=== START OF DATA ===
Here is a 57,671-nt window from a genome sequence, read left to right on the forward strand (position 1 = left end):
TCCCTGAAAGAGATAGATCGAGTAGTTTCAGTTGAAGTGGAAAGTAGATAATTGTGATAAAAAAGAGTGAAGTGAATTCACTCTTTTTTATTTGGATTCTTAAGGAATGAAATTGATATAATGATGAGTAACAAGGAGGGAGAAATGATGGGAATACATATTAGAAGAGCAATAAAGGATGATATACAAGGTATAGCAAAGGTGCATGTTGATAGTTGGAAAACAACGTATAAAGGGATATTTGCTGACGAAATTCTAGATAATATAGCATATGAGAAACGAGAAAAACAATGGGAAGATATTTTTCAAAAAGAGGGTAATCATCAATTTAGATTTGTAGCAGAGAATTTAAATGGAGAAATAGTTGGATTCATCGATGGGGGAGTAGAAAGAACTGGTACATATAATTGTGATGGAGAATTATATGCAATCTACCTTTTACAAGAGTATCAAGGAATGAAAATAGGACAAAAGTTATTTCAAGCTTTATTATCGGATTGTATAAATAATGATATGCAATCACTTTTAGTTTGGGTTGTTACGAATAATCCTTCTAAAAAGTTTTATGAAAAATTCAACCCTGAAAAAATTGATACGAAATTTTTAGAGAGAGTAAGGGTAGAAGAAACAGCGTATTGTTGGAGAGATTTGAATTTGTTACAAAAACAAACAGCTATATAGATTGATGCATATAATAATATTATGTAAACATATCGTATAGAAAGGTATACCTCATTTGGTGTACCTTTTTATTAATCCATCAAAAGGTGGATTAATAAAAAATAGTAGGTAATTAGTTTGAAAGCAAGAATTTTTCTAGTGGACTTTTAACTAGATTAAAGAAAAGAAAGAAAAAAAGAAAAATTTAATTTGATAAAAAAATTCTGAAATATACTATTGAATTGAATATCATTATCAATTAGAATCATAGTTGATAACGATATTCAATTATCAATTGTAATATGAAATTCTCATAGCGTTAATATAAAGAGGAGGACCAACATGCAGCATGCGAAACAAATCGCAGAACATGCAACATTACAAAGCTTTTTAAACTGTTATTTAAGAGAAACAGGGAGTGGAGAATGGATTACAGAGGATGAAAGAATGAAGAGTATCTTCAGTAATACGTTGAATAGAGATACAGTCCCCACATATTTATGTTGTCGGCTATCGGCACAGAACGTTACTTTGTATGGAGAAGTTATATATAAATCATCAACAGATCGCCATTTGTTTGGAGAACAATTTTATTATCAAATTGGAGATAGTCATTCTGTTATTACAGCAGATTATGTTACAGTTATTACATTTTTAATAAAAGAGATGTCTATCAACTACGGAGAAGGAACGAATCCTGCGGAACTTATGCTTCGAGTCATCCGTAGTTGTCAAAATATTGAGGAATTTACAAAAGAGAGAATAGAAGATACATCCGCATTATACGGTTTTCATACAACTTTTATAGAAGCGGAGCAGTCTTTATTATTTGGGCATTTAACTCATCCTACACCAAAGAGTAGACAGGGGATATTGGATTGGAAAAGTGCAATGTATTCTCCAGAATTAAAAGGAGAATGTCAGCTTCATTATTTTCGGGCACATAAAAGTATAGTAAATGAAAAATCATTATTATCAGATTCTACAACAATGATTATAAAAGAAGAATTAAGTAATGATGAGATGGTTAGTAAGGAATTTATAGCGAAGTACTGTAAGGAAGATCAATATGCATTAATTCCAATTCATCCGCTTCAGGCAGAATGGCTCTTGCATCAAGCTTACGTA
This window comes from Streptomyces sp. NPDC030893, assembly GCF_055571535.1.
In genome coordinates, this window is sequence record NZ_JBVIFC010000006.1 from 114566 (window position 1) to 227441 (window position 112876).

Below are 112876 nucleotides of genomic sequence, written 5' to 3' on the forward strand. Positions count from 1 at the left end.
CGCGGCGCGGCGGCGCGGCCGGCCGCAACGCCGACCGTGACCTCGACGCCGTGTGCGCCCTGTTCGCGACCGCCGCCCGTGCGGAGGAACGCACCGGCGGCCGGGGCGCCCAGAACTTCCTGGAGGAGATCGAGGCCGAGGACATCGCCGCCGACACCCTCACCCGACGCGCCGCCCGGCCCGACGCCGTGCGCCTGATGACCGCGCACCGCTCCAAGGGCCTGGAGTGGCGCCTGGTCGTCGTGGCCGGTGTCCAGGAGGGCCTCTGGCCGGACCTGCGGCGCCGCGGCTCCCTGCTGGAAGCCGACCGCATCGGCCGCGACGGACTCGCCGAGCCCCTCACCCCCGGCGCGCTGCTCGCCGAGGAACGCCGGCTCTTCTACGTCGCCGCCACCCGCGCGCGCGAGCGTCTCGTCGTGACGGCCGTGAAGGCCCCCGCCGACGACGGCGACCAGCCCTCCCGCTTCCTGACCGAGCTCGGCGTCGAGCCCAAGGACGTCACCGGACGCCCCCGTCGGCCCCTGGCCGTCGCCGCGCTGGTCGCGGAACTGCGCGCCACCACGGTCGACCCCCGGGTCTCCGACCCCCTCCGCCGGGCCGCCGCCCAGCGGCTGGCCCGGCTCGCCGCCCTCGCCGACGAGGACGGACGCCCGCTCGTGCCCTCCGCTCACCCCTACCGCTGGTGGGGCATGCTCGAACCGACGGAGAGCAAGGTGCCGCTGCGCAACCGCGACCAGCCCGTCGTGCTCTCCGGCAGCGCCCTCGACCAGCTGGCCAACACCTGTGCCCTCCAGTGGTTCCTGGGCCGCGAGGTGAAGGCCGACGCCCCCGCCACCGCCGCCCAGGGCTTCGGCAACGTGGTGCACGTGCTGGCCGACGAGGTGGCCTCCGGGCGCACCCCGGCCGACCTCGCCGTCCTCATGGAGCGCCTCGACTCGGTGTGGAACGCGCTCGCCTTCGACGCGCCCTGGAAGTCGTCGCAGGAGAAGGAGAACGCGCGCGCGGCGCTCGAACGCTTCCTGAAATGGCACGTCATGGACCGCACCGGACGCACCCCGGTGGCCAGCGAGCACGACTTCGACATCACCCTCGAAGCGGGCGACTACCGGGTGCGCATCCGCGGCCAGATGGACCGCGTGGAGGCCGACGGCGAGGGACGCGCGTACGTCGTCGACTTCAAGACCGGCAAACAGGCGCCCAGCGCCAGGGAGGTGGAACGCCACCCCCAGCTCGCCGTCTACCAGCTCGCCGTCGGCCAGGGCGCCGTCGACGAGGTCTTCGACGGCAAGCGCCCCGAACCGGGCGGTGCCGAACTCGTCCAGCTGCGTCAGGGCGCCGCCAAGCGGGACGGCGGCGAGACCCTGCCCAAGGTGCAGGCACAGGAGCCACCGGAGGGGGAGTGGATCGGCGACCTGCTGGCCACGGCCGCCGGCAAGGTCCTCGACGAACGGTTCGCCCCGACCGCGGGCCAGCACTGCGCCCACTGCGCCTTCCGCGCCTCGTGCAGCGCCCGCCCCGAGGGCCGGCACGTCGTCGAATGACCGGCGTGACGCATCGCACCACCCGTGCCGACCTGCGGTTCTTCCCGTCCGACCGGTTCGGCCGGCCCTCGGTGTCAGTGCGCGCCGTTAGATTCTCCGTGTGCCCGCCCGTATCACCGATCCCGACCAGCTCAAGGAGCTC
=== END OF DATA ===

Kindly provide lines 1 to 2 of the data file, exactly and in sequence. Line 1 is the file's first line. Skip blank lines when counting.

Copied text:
Here is a 57,671-nt window from a genome sequence, read left to right on the forward strand (position 1 = left end):
TCCCTGAAAGAGATAGATCGAGTAGTTTCAGTTGAAGTGGAAAGTAGATAATTGTGATAAAAAAGAGTGAAGTGAATTCACTCTTTTTTATTTGGATTCTTAAGGAATGAAATTGATATAATGATGAGTAACAAGGAGGGAGAAATGATGGGAATACATATTAGAAGAGCAATAAAGGATGATATACAAGGTATAGCAAAGGTGCATGTTGATAGTTGGAAAACAACGTATAAAGGGATATTTGCTGACGAAATTCTAGATAATATAGCATATGAGAAACGAGAAAAACAATGGGAAGATATTTTTCAAAAAGAGGGTAATCATCAATTTAGATTTGTAGCAGAGAATTTAAATGGAGAAATAGTTGGATTCATCGATGGGGGAGTAGAAAGAACTGGTACATATAATTGTGATGGAGAATTATATGCAATCTACCTTTTACAAGAGTATCAAGGAATGAAAATAGGACAAAAGTTATTTCAAGCTTTATTATCGGATTGTATAAATAATGATATGCAATCACTTTTAGTTTGGGTTGTTACGAATAATCCTTCTAAAAAGTTTTATGAAAAATTCAACCCTGAAAAAATTGATACGAAATTTTTAGAGAGAGTAAGGGTAGAAGAAACAGCGTATTGTTGGAGAGATTTGAATTTGTTACAAAAACAAACAGCTATATAGATTGATGCATATAATAATATTATGTAAACATATCGTATAGAAAGGTATACCTCATTTGGTGTACCTTTTTATTAATCCATCAAAAGGTGGATTAATAAAAAATAGTAGGTAATTAGTTTGAAAGCAAGAATTTTTCTAGTGGACTTTTAACTAGATTAAAGAAAAGAAAGAAAAAAAGAAAAATTTAATTTGATAAAAAAATTCTGAAATATACTATTGAATTGAATATCATTATCAATTAGAATCATAGTTGATAACGATATTCAATTATCAATTGTAATATGAAATTCTCATAGCGTTAATATAAAGAGGAGGACCAACATGCAGCATGCGAAACAAATCGCAGAACATGCAACATTACAAAGCTTTTTAAACTGTTATTTAAGAGAAACAGGGAGTGGAGAATGGATTACAGAGGATGAAAGAATGAAGAGTATCTTCAGTAATACGTTGAATAGAGATACAGTCCCCACATATTTATGTTGTCGGCTATCGGCACAGAACGTTACTTTGTATGGAGAAGTTATATATAAATCATCAACAGATCGCCATTTGTTTGGAGAACAATTTTATTATCAAATTGGAGATAGTCATTCTGTTATTACAGCAGATTATGTTACAGTTATTACATTTTTAATAAAAGAGATGTCTATCAACTACGGAGAAGGAACGAATCCTGCGGAACTTATGCTTCGAGTCATCCGTAGTTGTCAAAATATTGAGGAATTTACAAAAGAGAGAATAGAAGATACATCCGCATTATACGGTTTTCATACAACTTTTATAGAAGCGGAGCAGTCTTTATTATTTGGGCATTTAACTCATCCTACACCAAAGAGTAGACAGGGGATATTGGATTGGAAAAGTGCAATGTATTCTCCAGAATTAAAAGGAGAATGTCAGCTTCATTATTTTCGGGCACATAAAAGTATAGTAAATGAAAAATCATTATTATCAGATTCTACAACAATGATTATAAAAGAAGAATTAAGTAATGATGAGATGGTTAGTAAGGAATTTATAGCGAAGTACTGTAAGGAAGATCAATATGCATTAATTCCAATTCATCCGCTTCAGGCAGAATGGCTCTTGCATCAAGCTTACGTA